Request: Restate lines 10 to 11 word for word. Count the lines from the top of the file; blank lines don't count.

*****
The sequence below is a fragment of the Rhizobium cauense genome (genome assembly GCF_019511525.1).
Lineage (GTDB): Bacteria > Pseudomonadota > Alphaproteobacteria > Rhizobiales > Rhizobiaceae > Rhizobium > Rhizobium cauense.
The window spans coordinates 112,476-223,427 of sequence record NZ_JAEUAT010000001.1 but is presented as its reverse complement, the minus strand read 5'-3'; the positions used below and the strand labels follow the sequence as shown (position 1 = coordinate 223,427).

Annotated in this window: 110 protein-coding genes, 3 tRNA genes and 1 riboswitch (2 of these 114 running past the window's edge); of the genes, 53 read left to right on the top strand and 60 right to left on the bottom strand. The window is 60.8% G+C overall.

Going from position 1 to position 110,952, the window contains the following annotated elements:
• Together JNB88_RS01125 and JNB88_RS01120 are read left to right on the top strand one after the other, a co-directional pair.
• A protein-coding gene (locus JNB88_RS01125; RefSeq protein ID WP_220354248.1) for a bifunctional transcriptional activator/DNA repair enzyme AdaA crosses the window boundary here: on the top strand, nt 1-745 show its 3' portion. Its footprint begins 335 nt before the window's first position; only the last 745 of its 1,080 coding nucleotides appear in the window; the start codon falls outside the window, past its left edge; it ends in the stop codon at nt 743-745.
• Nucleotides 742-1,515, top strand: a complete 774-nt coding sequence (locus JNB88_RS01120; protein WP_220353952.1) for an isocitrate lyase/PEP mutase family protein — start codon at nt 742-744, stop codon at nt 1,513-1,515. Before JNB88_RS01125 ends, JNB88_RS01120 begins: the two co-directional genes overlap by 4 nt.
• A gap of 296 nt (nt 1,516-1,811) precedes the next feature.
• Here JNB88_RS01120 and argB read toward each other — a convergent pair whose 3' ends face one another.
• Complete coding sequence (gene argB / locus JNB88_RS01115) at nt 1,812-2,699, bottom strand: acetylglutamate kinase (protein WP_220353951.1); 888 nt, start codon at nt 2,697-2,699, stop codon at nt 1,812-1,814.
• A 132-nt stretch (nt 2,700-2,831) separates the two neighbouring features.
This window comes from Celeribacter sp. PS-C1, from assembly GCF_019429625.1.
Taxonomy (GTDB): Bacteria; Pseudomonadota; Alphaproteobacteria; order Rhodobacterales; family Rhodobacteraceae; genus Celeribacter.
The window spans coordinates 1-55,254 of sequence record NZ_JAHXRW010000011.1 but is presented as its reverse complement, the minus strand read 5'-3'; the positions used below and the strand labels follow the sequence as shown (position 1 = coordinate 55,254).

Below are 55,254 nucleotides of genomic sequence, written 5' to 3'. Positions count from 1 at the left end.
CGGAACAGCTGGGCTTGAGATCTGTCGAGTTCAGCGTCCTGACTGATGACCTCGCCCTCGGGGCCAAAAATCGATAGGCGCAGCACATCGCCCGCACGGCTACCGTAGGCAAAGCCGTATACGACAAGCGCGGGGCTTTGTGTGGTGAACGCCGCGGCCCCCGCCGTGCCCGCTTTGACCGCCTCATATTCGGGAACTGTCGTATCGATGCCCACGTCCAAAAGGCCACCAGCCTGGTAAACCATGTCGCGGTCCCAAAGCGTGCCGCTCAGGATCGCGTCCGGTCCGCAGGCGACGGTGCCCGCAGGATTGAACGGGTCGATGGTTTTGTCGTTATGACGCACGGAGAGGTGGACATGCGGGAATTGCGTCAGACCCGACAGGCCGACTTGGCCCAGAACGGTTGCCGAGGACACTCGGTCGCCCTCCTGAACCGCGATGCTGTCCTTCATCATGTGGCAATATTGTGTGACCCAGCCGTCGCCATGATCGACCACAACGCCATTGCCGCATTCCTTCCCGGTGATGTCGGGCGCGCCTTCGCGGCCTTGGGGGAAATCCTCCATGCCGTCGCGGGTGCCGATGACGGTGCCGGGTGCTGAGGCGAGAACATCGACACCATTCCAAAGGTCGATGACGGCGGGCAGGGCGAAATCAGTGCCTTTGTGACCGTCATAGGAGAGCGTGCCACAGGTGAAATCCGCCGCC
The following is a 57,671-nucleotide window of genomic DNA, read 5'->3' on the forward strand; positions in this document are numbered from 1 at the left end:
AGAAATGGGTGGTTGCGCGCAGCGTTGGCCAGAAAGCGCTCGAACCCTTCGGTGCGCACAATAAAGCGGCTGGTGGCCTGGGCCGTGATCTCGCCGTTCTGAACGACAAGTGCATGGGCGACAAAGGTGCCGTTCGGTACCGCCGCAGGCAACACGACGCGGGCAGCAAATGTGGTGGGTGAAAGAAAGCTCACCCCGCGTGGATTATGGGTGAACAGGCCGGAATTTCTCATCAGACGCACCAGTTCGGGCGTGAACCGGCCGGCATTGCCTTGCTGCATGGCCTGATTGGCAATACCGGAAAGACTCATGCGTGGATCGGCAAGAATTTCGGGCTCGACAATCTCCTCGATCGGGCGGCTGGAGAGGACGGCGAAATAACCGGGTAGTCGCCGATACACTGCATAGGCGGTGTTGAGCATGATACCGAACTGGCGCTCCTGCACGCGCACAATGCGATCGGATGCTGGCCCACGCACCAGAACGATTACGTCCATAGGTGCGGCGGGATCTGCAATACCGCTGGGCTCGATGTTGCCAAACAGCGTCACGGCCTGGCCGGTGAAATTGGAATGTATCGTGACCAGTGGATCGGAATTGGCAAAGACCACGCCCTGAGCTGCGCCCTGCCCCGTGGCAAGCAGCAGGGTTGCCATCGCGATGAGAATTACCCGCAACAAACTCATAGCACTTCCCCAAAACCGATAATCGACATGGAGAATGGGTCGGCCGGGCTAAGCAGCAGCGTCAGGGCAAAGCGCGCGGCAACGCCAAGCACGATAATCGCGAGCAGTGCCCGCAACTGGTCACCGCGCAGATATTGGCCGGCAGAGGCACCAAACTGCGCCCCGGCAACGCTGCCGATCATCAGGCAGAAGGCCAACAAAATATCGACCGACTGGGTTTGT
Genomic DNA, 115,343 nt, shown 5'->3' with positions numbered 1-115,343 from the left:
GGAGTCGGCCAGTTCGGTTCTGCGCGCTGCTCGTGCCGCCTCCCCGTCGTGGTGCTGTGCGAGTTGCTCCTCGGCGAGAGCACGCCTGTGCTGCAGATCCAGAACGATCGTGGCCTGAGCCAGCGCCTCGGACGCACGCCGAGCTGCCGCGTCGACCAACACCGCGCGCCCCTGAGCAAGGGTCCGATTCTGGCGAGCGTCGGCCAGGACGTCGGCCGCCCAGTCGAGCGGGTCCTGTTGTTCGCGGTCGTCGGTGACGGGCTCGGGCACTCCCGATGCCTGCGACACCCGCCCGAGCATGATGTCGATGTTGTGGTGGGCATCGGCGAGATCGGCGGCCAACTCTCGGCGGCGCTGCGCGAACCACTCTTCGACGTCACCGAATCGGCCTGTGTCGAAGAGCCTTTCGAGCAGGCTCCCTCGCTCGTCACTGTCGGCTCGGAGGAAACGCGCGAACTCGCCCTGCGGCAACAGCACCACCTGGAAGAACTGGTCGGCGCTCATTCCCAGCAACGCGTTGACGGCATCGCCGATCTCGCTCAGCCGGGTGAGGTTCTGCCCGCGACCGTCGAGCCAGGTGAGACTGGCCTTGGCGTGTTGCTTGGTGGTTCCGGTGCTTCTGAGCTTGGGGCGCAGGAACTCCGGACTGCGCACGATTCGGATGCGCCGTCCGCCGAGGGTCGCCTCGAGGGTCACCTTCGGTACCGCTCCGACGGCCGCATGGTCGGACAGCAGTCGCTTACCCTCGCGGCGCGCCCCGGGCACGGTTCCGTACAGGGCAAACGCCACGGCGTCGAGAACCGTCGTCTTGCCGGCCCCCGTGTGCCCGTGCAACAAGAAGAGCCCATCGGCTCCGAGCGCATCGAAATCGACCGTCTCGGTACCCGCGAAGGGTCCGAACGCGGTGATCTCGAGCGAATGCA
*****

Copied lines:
• Here JNB88_RS01120 and argB read toward each other — a convergent pair whose 3' ends face one another.
• Complete coding sequence (gene argB / locus JNB88_RS01115) at nt 1,812-2,699, bottom strand: acetylglutamate kinase (protein WP_220353951.1); 888 nt, start codon at nt 2,697-2,699, stop codon at nt 1,812-1,814.